Schoolyard “feminist collectives” are springing up across the country as young women are presented with a grim picture of gender equality by a new wave of education programs that place “white, male privilege” and “hegemonic masculinity” at the root of family violence.
Northcote High School, Brunswick Secondary College, Suzanne Cory High, St Helena Secondary College and the independent Korowa Anglican Girls School in Melbourne have followed Fitzroy High School in establishing feminist collectives or clubs in recent times. South Australia’s Glenunga International High School also runs a feminism club that is offered to students as a co-curricular activity.
Meanwhile, schools throughout Victoria and the ACT and internationally in Argentina, Brazil and Berlin have taken up the Fitzroy High School Feminist Collective’s teaching resource, Fightback, despite concerns it simplifies the issue of violence in the community and potentially alienates boys and men.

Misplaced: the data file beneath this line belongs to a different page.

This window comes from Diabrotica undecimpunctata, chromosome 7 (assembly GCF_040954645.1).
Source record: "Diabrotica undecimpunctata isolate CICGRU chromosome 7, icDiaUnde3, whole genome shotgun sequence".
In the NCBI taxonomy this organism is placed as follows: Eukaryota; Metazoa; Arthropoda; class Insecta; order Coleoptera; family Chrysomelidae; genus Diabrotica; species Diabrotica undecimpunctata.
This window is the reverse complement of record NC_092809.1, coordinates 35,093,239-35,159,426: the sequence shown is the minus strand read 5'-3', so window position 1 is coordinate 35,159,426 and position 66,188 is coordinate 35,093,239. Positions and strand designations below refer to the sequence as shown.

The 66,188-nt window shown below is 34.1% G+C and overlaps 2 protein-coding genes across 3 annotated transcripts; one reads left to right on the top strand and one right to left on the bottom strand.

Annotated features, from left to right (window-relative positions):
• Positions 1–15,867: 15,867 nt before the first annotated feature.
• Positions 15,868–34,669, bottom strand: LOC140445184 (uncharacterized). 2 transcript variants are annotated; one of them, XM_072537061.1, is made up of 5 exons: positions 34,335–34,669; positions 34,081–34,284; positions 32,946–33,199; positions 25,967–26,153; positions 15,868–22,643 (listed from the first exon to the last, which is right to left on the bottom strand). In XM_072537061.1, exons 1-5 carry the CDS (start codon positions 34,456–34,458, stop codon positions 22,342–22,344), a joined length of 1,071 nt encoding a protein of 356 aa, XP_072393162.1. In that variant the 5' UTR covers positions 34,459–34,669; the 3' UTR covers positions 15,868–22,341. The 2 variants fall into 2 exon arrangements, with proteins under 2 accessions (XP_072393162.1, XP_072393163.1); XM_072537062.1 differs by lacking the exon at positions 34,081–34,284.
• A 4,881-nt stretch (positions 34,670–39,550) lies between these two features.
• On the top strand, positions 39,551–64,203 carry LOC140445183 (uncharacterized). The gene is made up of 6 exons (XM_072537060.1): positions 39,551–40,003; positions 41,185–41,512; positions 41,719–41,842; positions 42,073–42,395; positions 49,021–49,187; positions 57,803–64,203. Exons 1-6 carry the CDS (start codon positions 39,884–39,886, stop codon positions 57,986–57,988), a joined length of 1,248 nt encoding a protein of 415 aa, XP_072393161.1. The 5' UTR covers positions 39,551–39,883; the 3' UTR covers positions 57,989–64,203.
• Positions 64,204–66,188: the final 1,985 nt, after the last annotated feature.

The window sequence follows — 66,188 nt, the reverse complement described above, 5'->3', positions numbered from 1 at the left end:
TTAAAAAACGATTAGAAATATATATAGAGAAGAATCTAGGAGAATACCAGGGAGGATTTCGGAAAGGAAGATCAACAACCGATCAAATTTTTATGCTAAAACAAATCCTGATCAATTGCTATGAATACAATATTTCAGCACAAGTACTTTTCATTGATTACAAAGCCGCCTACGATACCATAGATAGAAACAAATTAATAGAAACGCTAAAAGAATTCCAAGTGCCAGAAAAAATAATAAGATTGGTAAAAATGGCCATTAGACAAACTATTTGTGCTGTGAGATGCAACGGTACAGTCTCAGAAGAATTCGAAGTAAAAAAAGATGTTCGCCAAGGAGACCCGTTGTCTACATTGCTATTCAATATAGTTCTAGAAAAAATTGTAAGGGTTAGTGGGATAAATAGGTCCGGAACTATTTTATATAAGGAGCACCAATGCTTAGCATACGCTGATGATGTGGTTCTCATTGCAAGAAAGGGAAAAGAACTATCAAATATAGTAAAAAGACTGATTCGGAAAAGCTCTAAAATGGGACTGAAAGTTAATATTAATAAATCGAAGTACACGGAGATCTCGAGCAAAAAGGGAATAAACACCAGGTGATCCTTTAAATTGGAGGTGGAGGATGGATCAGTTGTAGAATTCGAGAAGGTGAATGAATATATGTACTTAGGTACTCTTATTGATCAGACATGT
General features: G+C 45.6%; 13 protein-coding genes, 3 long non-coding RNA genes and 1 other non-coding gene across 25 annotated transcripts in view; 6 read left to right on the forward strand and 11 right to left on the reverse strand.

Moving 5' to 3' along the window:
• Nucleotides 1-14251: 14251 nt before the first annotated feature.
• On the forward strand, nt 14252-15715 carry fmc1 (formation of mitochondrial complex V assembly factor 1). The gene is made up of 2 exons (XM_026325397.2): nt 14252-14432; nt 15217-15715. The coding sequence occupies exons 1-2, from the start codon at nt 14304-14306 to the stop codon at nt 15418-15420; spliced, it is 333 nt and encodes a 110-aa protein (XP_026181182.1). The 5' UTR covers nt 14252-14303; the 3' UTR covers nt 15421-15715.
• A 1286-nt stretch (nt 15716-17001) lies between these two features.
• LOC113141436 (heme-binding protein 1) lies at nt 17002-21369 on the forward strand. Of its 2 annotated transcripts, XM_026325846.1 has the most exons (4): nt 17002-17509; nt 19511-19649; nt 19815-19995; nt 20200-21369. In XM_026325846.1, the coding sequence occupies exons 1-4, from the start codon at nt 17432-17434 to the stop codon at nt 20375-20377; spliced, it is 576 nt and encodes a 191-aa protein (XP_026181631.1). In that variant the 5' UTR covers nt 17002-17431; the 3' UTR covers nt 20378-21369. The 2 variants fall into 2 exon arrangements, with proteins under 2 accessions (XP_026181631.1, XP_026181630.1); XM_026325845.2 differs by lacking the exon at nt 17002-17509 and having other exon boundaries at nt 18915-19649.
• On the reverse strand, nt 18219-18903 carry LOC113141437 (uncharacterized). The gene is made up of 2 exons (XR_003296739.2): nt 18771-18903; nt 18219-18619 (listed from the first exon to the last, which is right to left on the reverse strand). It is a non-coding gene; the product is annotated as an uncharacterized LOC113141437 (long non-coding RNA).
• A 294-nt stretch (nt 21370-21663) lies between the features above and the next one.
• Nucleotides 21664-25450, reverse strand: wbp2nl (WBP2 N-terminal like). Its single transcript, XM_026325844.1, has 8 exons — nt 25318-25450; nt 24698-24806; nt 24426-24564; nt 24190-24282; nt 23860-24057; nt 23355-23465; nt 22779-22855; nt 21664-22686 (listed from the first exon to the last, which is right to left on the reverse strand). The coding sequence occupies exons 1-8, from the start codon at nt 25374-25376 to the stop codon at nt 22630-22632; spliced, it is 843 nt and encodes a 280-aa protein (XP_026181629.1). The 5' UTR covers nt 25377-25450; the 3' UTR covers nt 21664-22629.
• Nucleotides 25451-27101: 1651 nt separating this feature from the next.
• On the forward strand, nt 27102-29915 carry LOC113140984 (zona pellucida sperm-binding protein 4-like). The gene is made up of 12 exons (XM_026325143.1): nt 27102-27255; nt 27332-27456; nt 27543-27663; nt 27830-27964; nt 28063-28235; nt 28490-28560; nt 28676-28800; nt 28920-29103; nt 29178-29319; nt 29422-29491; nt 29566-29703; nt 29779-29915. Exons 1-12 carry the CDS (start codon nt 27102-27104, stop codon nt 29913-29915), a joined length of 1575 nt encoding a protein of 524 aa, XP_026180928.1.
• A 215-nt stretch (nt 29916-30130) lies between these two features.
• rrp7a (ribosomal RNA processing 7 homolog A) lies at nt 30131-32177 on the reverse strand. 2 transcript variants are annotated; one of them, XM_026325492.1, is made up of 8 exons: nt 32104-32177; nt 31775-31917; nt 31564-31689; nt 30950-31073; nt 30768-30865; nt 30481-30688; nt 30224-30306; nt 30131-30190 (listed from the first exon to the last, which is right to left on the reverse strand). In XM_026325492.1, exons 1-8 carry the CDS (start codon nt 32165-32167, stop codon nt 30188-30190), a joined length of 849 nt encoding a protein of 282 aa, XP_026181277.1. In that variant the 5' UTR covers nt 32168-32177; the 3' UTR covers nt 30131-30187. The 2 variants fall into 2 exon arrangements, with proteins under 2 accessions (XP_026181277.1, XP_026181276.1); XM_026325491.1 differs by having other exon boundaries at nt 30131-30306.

As The Australian reported on Wednesday, teachers are being encouraged to develop feminist collectives as part of the Victorian Labor government’s $21 million Respectful Relationships program to tackle family violence, which promotes Fightback as a classroom resource for students from Year 9 upwards.
While heavily criticised by Victoria’s opposition, as well as several education experts, the program has attracted the support of Greens MP Adam Bandt and federal Labor deputy leader Tanya Plibersek, who said yesterday that “getting students talking about respectful relationships, including from a feminist perspective, is a great thing”.